Posts Tagged ‘alfred pennyworth

New Dark Knight Rises Toys revealed and ready for preorder from Mattel, it’s John Blake and Alfred Figures

the-dark-knight-rises-merchandise-action-figuresWe at Gotham Trending are old enough to remember Robert Wuhl on a talk show promoting the Tim Burton Batman in 1989.  Talking about his cut of the merchandise, any action figures that depicted the image of his character Alexander Knox he said “Oh yeah, I’m sure every kid is going to want The Reporter Doll.”  Times may have changed.  IGN is reporting the newest action figures announced by Mattel and available for pre-order.

Mattel has just revealed two more The Dark Knight Rises action figures from their Movie Masters toy line. Joseph Gordon-Levitt’s Gotham City cop John Blake and Michael Caine’s Alfred Pennyworth will be joining the company’s Batman, Bane and Catwoman figures.

– Mattel

The toys are now available for pre-order at

via Mattel Reveals TDKR’s John Blake & Alfred Figures – Comics News at IGN.

The Dark Knight Rises is Christopher Nolan’s third and final installment of his Batman trilogy, starring Christian Bale (Batman/Bruce Wayne), Anne Hathaway (Selina Kyle/Catwoman), Tom Hardy (Bane), Gary Oldman, Michael Caine, Morgan Freeman, and other Nolan alums Joseph Gordon-Levitt and Marion Cotillard, to be released by Warner Bros. July 2012

My Favorite Scrooge « Chris Dee’s Cat-Tales Blog

Michael Caine (Alfred Pennyworth in The Dark Knight Rises) is an amazingly classic Ebenezer Scrooge despite playing opposite muppets

No wonder Nolan cast him to play an Alfred who was unique to his storyverse but absolutely true to the essence of the character.

via My Favorite Scrooge « Chris Dee’s Cat-Tales Blog.

Written by Gotham Trending

12/25/2011 at 7:26 am

Batman Humor: Alfred DLC in Arkham City

After all the hype, the anti-climax of Arkham City’s release is palpable.  One of the recurring complaints is characterization on Alfred Pennyworth, known as a fatherly partner and confidant to Bruce in every movie incarnation as well as comic books, reduced to snark a la Deus Ex’s Francis Pritchard, and displaying flippant disregard whether Bruce lives or dies.

It’s sad that this piece of Batman humor from Dorkly has actually captured the essence of the character better than the game which is trying to be serious:

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Arkham City DOA (Oh yeah, Nightwing now)

Major games are often compared to Hollywood movies now, and savvy game-watchers took one look at the pre-release hype for Arkham City, the pressure to pre-order and the saturation bombing of ads on ESPN and Spike that opening weekend and said “This is a turkey.” It was the behavior of a studio that knows negative word of mouth will kill the thing as soon as real people not swayed by fanboy hype see what all the fuss is about.

Arkahm City should be thanking those complaining about the Catwoman Bait and Switch, they're the only ones talking.Rocksteady should be thanking the people complaining about the sexism and the Catwoman bait-and-switch, because they’re practically the only ones talking.  There are a few reviews on various blogs.  Shockingly few.   On par with reviews of an Indy comic book.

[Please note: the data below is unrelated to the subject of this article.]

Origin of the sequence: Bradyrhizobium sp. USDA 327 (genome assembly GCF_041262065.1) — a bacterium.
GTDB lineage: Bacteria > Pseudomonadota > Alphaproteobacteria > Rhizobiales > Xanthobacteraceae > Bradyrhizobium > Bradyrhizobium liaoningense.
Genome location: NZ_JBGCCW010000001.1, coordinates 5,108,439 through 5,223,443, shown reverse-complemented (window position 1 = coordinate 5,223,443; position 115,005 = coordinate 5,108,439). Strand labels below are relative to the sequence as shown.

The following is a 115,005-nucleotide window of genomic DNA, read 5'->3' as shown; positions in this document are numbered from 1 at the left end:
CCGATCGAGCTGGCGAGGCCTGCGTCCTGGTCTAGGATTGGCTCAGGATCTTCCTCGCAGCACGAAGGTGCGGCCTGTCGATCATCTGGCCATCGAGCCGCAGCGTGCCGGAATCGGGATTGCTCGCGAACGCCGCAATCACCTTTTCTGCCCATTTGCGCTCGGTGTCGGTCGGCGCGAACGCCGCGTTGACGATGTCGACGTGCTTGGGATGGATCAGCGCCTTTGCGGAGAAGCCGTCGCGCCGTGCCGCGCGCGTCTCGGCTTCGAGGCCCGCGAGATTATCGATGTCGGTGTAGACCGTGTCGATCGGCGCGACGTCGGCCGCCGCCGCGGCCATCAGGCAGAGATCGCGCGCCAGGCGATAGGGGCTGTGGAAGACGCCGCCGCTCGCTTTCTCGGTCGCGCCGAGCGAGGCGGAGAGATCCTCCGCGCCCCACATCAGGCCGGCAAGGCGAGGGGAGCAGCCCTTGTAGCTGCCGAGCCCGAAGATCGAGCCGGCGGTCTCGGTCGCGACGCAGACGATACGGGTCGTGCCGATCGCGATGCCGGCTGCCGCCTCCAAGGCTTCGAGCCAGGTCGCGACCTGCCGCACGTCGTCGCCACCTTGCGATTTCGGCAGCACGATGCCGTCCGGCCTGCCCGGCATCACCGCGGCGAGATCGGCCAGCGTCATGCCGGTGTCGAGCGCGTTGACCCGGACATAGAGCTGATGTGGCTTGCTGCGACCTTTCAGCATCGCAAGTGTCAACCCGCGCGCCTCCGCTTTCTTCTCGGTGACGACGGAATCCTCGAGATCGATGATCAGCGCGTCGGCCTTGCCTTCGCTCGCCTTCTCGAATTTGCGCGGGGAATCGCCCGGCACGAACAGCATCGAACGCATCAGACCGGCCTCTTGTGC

“That’s what the hardcore fans do when they’ve bought into  hype and been disappointed,” said one insider at metacritic.  “They don’t admit it. They don’t write bad reviews. They just go quiet.”

Serious gamers have called the movie-making elements dated: the camera work, lighting and action are at least a generation behind other top-tier offerings like Uncharted 3 and Deus Ex: Human Revolution.

“They seem to be relying entirely on it being Batman to make up the difference,” said a GameStop clerk.

And Batman fans were, on the whole, disgusted with everything from character re-designs to characterization on everyone from Alfred to Oswald Cobblepot.  Paul Dini’s story is rooted in a ludicrously dark “Gotham is Hell” environ that played in comics in his glory days back in the 1990s, but has long since worn out its welcome.  Dini himself became a red flag to comic readers in recent years when his stewardship of the Batman titles drove away even hardcore fans.  Many point to his mishandling of Batman and related characters at the very time when The Dark Knight and its rival boosted popularity to unprecedented heights as pivotal in the corporate restructuring which recently manifested in the DC Reboot and “The New 52.”

What politicos call “The Base” is always there to provide numbers and positive quotes, but the swift disappearance of the Arkham City TV ad says it all.  Unlike Dini’s old masters at DC Comics, corporations will not throw good money after bad to let this guy save face.

Rocksteady doesn’t have that luxury of cutting bait.  Having built their name on Arkham Asylum, they’re still begging us to keep our eye on the ball on their left hand.  They’ve released a new Nightwing DLC, which spurred a lot of “Arkham fanboys like dick” jokes on the forums, but did nothing to spur new interest in the game.  Even positive reviews from that base who are so determined to be pleased have called it “a ripoff.”